A stars-and-stripes homecoming
I’m home! Ranch dressing, pink lemonade, free refills!
My plane is flying over New York and a big fat lump gets stuck in my throat as I look out at the skyline … minus two towers. A reminder that I’m coming home to a different America than the one I left three and a half years ago. I’m a bit bruised, a bit scarred, but, hallelujah, baby, I’m home!
* * *
My friend Carol, visiting from Minnesota, picks me up at JFK and we’re taking a bus from the airport to the city. We’re a couple of country bumpkins with our eyes bulging clear out of their sockets, peeled up against the window watching the bright lights sparkle through the steel canyon, Manhattan, The Big Apple!
The bus turns into Times Square, and when I see those lights of 42nd Street, a surge of electricity bolts up my spine and down my legs that are spinning in place like Fred Flintstone. God bless America. I gotta get off this bus. I’ve got to throw my arms up, twirl around a lamp post, kick up my heels, break into song.
“I’ve got to be a part of it, New York, New York.”
American flags are waving like crazy everywhere. I find it a bit overwhelming being surrounded by all this patriotism when it’s been pounded into me for years now that that’s just not on.-It takes a couple days, but I slowly ease into the fact that it’s O.K. now to be an American. I don’t have to dodge the fact anymore.
I see the construction worker down at Ground Zero with “9/11 – Don’t Forget” tattooed on his biceps, and I realize I’m no longer isolated like I was starting to feel in Europe.
Businessmen on Fifth Avenue are wearing Old Glory ties. A woman walks down Broadway with a red, white and blue beret and jacket to match. I find it liberating to walk around The Big Apple surrounded by stars and strips, to feel the spirit of a city, a country pulling together. It’s like a thousand-pound gorilla has dropped from my shoulders and I’m free to stick the stars and stripes out of my ears if the humor is on me.
Then I start going mad with myself; American flag emblazoned sweater?- Yep.
Green foam Statue of Liberty crown for my head? Afraid so.
Flags for Bob the trolley? Got ’em.
U.S.A. toy license plate for Bob the trolley? Check.
Stars-and-stripes, designer cell phone? Yessiree.
* * *
The CBS Early Show invites Bob and me for an interview. It’s broadcast live across the country and the perfect way to start my home stretch.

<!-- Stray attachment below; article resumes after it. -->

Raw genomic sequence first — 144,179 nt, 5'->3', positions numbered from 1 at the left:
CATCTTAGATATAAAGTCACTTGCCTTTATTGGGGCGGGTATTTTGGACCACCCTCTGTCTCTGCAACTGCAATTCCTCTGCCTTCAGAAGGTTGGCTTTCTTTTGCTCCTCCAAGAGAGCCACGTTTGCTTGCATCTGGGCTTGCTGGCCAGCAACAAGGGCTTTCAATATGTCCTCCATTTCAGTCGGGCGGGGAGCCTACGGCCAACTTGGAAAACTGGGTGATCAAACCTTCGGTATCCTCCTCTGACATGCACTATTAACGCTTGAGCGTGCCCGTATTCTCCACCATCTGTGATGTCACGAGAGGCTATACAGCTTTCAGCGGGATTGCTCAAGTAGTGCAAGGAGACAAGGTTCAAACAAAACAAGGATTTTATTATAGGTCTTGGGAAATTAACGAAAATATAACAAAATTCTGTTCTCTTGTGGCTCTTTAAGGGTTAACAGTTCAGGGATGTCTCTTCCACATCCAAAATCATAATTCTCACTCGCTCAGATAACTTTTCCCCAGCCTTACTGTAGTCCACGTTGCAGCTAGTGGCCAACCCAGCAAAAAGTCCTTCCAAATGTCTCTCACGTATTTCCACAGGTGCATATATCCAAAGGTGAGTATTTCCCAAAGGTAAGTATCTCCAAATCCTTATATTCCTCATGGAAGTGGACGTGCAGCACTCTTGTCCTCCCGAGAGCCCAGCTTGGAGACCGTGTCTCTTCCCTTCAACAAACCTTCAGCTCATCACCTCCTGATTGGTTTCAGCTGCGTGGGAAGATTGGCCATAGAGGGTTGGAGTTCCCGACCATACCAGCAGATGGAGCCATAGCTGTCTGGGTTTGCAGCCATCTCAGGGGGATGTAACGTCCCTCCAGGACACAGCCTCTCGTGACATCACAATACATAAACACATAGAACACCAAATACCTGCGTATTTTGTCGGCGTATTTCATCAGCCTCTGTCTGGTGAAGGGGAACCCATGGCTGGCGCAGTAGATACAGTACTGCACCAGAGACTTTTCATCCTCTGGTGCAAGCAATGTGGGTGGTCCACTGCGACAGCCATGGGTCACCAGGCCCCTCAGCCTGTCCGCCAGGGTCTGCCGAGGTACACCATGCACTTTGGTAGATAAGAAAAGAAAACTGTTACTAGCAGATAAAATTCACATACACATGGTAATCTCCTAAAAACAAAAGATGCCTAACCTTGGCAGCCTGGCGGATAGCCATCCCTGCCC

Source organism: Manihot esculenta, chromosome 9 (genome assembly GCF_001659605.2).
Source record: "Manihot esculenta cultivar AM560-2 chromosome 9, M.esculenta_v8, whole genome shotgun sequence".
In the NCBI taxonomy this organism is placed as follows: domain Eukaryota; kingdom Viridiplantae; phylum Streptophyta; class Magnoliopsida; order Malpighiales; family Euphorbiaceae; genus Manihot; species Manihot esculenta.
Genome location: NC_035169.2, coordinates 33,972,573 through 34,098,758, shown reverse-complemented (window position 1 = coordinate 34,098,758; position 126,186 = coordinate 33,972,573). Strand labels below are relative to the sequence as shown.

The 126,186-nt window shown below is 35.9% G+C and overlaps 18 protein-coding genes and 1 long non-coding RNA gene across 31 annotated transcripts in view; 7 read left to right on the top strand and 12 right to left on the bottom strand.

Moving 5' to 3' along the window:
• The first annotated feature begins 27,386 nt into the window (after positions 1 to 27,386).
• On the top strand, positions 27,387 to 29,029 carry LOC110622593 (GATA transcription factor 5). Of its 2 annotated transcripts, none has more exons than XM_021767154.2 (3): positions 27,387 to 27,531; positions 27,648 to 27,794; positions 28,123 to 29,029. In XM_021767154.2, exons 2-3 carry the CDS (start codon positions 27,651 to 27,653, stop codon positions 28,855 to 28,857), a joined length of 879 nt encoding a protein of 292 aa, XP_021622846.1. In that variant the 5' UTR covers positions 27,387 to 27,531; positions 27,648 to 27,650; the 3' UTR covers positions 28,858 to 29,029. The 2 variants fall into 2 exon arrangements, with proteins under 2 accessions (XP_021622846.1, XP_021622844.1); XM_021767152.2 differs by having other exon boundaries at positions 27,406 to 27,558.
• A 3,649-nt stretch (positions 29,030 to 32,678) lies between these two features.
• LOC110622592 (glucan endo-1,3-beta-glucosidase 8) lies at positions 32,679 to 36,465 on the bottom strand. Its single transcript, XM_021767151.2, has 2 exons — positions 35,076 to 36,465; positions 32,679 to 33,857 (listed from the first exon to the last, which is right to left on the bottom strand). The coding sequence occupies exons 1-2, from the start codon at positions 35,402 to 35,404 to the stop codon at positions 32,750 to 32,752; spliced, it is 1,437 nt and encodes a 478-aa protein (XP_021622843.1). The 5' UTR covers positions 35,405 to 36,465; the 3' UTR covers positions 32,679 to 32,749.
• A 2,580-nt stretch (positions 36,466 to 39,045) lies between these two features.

On the way back to our Greenwich Village apartment, the van driver says “welcome home.” He says he’s from Brazil and this is the best country in the whole world – “the whoooole world,” he says.
“All my life I want to come to America. I apply four times to come to “America and they tell me “no’ every time. So I apply again,” he tells us. “The consul general says to me: “Why? Why you come to apply again the very day after I turn you down for the fourth time? And I say to him, “”Because, sir, I want to go to America, I want to live in America, and I will keep applying and keep talking to you until I get to America.’ So he smile to me and say “Congratulations.’ Anyone with that much want to go to America must go.'”
His arms are so passionate and his enthusiasm so infectious you can’t help but be inspired by him.
He goes on.
“I am here eight years now,” he says. “I work hard, I learn English, I drive the CBS van 60 hours a week. I go to school. I study every day. Anything is possible in America. Look at me – I will be CPA.”
For a moment I’m tempted to give him a big fat kiss for keeping immigration so alive and healthy, but I don’t want to send him screaming back to Brazil so I keep my lips to myself.
* * *
Three and a half years of drama I’ve missed from fallen towers to wars to snipers in the capitol. There are other things that will take me years to catch up on: Who’s Gary Condit? Where’s Martha Stewart? What happened to Matt Lauer’s hair? And the other half of Al Roker? When did Abe Lincoln’s face get so darn big on the five-dollar bill?
Despite all the bruises – or more likely because of them – I am moved more than ever before to ride that boat out to Lady Liberty, throw myself at her feet and thank God I was born in this country.
And I’m sure if she could talk she’d say something like: “All right, all right, stop with all the dramatics. We’ve taken in your tired, your poor, your huddled masses before and clearly you qualify for all of the above. Welcome home. Now get up off my feet, dust yourself off and get a move on, you’ve got a long ways to go yet.
“And nice hat.”
Editor’s note: Vail resident Polly Letofsky has been on the road since she left town Aug. 1, 1999, on her mission the become the first woman to walk around the world and promote awareness of breast cancer. From Vail she first walked to the West Coast, then crossed to the two islands of New Zealand, up the eastern coast of Australia and on to Malaysia and Southeast Asia, India, Turkey, Greece, Great Britain and Ireland. She’s now back in the United States, having arrived in New York City. She’s expected to reach Vail sometime this year. This is the latest installment from her journal. You can follow along with Polly’s journey on her Web site, http://www.globalwalk.org.
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